A bill sponsored in the Legislature by State Rep. Paul Lee, R-Dothan, aims to stop the erosion of farm equipment sales, jobs and revenue to adjacent states.
Lee met with equipment dealers outside the Houston County Farm Center in late December to bolster support for HB86, which would remove the 1.5 percent state sales tax from new and used farm equipment and parts. Sen. Tom Whatley, R-Auburn, agreed to sponsor the legislation in the Senate, SB69.
“Over the last several years, we’ve seen the states of Tennessee, Florida and Georgia remove their state sales tax on farm equipment,” Lee said. “We’re seeing people one, two and three counties deep all around those borders leaving our state to buy their farm equipment. Not only are we losing sales, we’re seeing the potential for people to lose their jobs.”
Alabama Farmers Federation State Legislative Programs Director for the House of Representatives David Cole said the tax exemption will help ensure farmers have access to equipment, parts and service when they need it most.
“At harvest time, a farmer can’t afford to drive hundreds of miles for repairs or wait days for a part,” Cole said. “This bill helps keep local equipment dealers in business so they can serve farmers, create jobs and generate revenue for our communities.” By supporting the sales tax exemption, Lee said Alabama can avoid losing millions of dollars in sales and jobs.
“We’re already seeing money leave,” he said. “Next, you will see these men closing their businesses, and people losing their jobs.”
Dewayne Williams, store manager for SunSouth in Dothan, said Alabama sales tax can range from about $1,000 on a tractor used for hay cutting to several thousand dollars for a combine, cotton picker or large, row-crop tractor.
“We lose deals over $200 on a $70,000 tractor, so when you start talking about $1,000 in sales tax, it’s easy for them to walk away,” Williams said.
Williams said it’s frustrating for his sales team to work hours to get the best possible price for a farmer only to see the customer go across the state line because of taxes.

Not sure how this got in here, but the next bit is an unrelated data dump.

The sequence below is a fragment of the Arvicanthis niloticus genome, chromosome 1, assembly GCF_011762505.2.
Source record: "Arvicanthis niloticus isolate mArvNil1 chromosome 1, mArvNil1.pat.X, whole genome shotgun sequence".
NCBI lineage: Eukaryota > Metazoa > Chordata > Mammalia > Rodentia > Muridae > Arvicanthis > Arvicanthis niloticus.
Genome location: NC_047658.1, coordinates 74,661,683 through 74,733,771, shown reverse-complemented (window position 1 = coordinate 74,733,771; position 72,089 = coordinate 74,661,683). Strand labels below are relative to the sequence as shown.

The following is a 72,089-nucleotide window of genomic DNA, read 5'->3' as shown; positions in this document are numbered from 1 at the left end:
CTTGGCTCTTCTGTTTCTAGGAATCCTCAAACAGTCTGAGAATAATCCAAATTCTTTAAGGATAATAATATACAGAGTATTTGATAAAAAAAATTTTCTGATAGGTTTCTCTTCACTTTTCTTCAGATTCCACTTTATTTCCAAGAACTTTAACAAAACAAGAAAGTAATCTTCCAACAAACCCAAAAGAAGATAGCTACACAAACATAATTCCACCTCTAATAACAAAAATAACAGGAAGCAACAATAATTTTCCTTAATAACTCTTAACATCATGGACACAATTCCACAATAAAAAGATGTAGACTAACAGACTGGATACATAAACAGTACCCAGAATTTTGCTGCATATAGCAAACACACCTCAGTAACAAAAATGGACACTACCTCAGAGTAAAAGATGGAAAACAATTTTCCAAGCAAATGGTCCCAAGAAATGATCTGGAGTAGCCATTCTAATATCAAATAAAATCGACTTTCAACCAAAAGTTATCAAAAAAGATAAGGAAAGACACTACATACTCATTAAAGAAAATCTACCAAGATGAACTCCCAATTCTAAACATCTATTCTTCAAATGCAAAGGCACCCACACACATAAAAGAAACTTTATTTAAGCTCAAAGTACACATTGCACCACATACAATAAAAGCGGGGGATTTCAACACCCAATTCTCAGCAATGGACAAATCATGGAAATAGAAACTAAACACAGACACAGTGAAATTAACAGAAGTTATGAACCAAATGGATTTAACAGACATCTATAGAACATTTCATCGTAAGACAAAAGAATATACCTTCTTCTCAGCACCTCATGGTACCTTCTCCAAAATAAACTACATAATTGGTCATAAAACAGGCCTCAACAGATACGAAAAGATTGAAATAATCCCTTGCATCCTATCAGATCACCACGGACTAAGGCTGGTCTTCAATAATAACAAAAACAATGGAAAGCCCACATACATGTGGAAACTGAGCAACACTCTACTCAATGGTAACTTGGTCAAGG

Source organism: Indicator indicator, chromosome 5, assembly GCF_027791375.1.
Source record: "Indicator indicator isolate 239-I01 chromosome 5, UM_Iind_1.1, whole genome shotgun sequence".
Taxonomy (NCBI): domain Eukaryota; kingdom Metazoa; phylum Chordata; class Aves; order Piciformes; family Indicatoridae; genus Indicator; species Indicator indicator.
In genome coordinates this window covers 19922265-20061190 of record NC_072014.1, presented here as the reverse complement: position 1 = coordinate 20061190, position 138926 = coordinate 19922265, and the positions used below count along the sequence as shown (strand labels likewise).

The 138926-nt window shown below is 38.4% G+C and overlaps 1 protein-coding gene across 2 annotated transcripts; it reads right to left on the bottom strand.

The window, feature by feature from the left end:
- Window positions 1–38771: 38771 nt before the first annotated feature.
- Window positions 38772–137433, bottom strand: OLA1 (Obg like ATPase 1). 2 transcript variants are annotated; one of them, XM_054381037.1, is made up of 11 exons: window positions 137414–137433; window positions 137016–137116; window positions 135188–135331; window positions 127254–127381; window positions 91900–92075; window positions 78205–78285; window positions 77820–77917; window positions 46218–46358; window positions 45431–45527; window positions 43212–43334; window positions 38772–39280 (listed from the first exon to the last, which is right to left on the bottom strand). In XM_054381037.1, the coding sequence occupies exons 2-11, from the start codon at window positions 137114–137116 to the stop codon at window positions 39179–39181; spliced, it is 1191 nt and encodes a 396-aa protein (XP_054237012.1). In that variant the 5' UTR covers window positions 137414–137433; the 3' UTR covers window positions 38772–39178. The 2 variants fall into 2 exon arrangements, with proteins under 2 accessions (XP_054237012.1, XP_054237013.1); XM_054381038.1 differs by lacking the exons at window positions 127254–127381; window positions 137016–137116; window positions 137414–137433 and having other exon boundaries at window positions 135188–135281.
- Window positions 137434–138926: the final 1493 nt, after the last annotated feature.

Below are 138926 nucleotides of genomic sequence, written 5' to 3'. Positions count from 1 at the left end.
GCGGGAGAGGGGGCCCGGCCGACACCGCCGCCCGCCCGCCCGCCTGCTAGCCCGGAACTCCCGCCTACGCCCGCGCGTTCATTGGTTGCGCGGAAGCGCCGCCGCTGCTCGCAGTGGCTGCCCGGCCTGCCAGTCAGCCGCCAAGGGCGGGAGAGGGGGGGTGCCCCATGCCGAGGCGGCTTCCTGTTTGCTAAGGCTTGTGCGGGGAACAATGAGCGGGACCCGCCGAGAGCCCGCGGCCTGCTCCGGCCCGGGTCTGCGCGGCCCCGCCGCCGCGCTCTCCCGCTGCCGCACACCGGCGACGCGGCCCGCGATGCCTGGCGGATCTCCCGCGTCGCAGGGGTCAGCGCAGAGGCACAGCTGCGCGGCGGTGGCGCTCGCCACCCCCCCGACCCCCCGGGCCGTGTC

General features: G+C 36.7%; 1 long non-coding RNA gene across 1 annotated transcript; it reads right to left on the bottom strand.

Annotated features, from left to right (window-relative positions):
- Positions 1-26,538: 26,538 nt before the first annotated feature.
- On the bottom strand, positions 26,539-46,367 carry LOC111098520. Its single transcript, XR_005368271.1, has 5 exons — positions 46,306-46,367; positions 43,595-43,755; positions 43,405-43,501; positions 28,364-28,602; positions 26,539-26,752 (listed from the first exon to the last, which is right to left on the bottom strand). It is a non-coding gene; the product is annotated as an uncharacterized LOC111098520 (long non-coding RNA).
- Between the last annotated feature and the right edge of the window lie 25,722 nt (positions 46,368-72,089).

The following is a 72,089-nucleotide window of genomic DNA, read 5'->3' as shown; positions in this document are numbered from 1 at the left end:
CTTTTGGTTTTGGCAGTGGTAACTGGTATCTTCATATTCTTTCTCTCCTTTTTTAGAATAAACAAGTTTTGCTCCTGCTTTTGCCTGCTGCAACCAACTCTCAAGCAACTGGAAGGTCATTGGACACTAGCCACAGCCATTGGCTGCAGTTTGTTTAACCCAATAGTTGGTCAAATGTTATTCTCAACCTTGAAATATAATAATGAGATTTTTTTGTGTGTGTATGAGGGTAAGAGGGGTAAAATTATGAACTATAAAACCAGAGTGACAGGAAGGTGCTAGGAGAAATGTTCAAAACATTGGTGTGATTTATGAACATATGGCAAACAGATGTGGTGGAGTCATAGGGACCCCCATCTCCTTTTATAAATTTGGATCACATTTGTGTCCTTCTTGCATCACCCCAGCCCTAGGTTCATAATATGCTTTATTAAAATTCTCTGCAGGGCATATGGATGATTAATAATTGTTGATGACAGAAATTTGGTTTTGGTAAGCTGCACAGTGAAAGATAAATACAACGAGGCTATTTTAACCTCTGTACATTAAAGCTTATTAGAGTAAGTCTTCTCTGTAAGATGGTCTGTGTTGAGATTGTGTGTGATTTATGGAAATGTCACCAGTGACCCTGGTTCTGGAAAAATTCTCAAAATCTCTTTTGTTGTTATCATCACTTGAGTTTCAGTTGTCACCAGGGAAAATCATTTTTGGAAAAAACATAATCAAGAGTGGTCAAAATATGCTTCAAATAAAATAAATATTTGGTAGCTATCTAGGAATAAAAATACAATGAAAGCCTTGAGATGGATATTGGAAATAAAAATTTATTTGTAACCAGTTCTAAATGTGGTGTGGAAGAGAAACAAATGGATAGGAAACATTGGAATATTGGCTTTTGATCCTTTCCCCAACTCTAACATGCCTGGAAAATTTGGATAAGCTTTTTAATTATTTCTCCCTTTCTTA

Both Williams and Kyle Hardy, president of Wiregrass International in Headland, said the worst thing about the tax disparity is the loss of long-time customers.
“If we lose the sale of the tractor, that’s one thing,” Hardy said. “But if a person buys a tractor with a dealership across the state line, he builds a relationship, and then he goes there to buy his parts; he goes there for his repairs. We lose more than just the sale of the tractor. We lose the customer.”
Williams and other equipment dealers said the legislation could provide an economic boost to Alabama communities. SunSouth has 12 locations in Alabama, with 24 employees in the Dothan store alone.
“If we weren’t losing business, we could probably use three, four or five more employees,” Williams said. “It would be a win-win situation if we could get this bill passed.”
Glen Gulledge agrees. He recently sold Wells Tractor Co. to Atlantic and Southern Equipment of Dothan, where he works as a sales manager.
“Our goal is for this business to expand,” he said. “When we grow this business, we can go from 10 employees to 15-20 employees from this area.”
Henry County Young Farmers Chairman Kenny Woodham works for Atlantic and Southern and has 600 acres of cotton and peanuts as well as a 140 beef cows. He said the tax exemption helps his bottom line.
“It would mean more money in farmers’ pockets at the end of the year,” Woodham said. “It’s not a huge rate of tax, but when you consider the amount of money we spend every year, it adds up.”